September 1, 2006
An article published in 2006, predicting that “Many Chinese manufacturers will face financial distress in five to ten years. The effect will ripple through to the financial institutions which have lent relentlessly in favor of real estate speculation and capital expansion.”
The Perils of Success and Excess: Is China’s Economy Overheated?*
September 01, 2006
Siva Yam, CPA, CFA
The report on China’s economic growth continues to be on the upbeat note. It accelerated at its fastest in more than a decade with 11.3 per cent growth in the second quarter over the same period a year earlier. It was propelled by record trade surplus; rapid, uncontrolled expansion in capital investments; and unstoppable rise in real estate value. Just like an old Chinese saying, “Mr. Cai lost his horse, but it might be the best thing that had happened for him;” the celebration of the accelerated growth in China’s economy in recent months needs to be reevaluated.
The continued excessive investment and rapid credit growth have created an excess capacity in the manufacturing sector. In the last five years, I have visited over 350 factories in China. Not a single one that I visited was operating on a three shift schedule, and most of them admitted that they were operating at well below 50% capacity. Yet, I was so amazed to see that, in my return visit to some of those factories, they continued to expand including the construction of new, large facilities. Without any doubt, China’s economic growth has created genuine wealth for many people not just in China but in other parts of the world. However, the continued growth could have a backfire effect on China’s economy. This will ripple through to Japan and Korea, which have become very much reliant on China. It is paramount that the perils of China’s success and excess are well understood and managed properly.
For those who travel frequently to China, they could probably appreciate the meaning of grand scale in almost everything ranging from dinner banquets to infrastructure projects. China will be the home of the world’s tallest building, longest bridge, and largest dam.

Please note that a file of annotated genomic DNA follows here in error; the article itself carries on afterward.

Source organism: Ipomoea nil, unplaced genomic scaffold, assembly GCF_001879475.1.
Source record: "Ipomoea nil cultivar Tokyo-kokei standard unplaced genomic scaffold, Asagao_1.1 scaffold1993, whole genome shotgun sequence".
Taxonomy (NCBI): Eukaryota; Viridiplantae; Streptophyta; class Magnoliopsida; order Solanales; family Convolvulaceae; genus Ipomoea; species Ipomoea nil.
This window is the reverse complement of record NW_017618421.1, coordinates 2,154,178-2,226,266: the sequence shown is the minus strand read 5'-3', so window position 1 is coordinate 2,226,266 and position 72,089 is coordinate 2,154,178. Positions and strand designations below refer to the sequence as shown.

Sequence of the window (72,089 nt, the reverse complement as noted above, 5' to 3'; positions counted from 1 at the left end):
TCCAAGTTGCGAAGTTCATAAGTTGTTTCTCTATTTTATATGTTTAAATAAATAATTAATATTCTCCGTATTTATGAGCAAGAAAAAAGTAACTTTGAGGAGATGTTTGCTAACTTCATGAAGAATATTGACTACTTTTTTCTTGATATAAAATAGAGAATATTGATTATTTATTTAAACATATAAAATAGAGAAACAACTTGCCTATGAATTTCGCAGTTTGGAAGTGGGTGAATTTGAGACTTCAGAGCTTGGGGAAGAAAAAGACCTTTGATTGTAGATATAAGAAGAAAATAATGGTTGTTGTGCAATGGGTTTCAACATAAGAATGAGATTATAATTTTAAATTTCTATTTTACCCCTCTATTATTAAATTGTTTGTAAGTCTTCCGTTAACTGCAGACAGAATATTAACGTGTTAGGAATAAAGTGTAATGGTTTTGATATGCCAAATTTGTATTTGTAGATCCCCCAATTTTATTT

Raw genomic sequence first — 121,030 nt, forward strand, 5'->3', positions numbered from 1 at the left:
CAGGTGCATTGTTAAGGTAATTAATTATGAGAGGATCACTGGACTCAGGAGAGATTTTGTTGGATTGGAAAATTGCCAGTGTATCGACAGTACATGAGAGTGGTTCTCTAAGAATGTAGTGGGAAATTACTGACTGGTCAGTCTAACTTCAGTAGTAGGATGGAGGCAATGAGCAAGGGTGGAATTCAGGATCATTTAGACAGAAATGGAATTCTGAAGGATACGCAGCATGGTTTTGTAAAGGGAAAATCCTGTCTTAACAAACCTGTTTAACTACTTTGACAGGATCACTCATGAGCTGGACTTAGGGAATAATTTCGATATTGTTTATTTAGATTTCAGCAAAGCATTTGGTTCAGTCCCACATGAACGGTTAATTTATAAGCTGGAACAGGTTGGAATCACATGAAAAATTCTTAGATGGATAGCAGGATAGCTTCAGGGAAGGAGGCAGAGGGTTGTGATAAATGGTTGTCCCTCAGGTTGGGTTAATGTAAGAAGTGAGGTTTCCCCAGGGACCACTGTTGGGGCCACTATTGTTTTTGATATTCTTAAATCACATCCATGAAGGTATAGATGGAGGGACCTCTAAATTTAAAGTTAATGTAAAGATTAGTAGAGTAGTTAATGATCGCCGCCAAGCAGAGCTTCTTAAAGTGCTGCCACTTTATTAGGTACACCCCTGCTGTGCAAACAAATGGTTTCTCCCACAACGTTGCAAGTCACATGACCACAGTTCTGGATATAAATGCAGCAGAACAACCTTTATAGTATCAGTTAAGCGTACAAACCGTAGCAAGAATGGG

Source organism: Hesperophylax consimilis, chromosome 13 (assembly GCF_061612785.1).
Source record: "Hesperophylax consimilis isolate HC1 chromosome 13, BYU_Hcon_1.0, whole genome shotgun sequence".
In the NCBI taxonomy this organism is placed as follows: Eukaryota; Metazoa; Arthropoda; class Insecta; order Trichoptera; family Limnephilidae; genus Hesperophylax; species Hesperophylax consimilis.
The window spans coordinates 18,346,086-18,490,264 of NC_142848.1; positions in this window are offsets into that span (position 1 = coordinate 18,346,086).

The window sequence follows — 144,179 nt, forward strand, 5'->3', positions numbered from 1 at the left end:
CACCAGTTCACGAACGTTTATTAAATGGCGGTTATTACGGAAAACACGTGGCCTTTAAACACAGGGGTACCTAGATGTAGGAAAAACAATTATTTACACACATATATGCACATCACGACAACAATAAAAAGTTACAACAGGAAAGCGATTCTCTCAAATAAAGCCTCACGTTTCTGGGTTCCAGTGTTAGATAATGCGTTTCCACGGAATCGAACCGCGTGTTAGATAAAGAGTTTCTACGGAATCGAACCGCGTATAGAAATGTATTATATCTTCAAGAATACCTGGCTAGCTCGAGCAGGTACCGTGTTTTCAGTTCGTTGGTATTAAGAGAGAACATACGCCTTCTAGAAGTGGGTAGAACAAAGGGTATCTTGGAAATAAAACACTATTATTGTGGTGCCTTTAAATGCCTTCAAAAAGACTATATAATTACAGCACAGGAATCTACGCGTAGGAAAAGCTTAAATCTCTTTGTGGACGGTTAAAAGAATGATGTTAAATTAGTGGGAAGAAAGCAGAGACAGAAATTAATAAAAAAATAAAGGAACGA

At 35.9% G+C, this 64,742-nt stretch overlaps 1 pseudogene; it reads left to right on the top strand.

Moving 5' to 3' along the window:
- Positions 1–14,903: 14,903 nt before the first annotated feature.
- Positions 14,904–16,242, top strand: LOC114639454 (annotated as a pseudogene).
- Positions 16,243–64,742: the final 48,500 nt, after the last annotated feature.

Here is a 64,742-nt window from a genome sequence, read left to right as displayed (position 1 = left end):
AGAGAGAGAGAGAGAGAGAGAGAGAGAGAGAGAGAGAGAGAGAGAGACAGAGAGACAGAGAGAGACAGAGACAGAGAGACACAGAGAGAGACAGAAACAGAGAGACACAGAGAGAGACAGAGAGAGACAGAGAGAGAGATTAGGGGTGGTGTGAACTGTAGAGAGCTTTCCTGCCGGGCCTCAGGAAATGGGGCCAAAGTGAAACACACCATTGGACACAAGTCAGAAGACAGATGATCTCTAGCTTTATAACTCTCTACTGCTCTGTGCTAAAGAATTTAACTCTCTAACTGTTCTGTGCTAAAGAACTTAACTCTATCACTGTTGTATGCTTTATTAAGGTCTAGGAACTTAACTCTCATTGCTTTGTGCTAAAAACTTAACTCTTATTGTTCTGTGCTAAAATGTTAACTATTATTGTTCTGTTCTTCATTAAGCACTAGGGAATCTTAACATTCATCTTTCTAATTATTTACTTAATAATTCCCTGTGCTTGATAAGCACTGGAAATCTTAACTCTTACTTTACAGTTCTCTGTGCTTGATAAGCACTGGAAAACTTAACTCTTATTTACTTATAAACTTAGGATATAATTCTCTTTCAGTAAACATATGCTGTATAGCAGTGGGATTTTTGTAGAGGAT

China is the only country in the history of mankind that has achieved an envious growth in such a large scale in such a short period of time. The growth was primarily driven by a seemingly unlimited supply of low cost labor, huge capital investments and reinvestments, and the aggressiveness in attracting foreign direct investments, initially from the overseas Chinese. The growth is further fueled by the eagerness of the financial institutions to lend to those who have hard assets, particularly land. The continued rise in real estate value has allowed many companies to leverage their operations for insatiable growth. The excess in growth is partially the result of the Chinese culture, but ironically it is also the tool for survival. If factories do not expand, they seem to be on a faster track to fall. However, these are potentially dangerous because:
- Excess capacity has created cut throat competition in the manufacturing sector. Hence, many factories are forced to sell at or even below cost to keep their factories running. (Anti-dumping cases are filed against Chinese exports based on: (a) Chinese are selling below cost; and (b) China is not a market economy. Ironically, Chinese are selling at or below cost because of market force.)
- To keep their factories in operation, many of them manufacture goods that do not have a ready market. This is a poor utilization and waste of resources.
- An artificial redistribution and a widening gap of wealth have favored those who have access to real property, raw materials, and energy sources. These create social tension and will possibly result in social unrest.
- Many Chinese manufacturers will face financial distress in five to ten years. The effect will ripple through to the financial institutions which have lent relentlessly in favor of real estate speculation and capital expansion.
- The emphasis on real property and equipment has created a speculative culture. Insufficient investments have been channeled to innovation, product development, intellectual property rights and intangibles, which have a longer term of horizon but are essential for long term success.
The problem is that without continued capital expansion, China will face an impossible task in keeping its most capable 1.3 billion people gainfully employed. However, with its continued unchecked rapid capital expansion, it will face a more dreadful challenge in 10 years.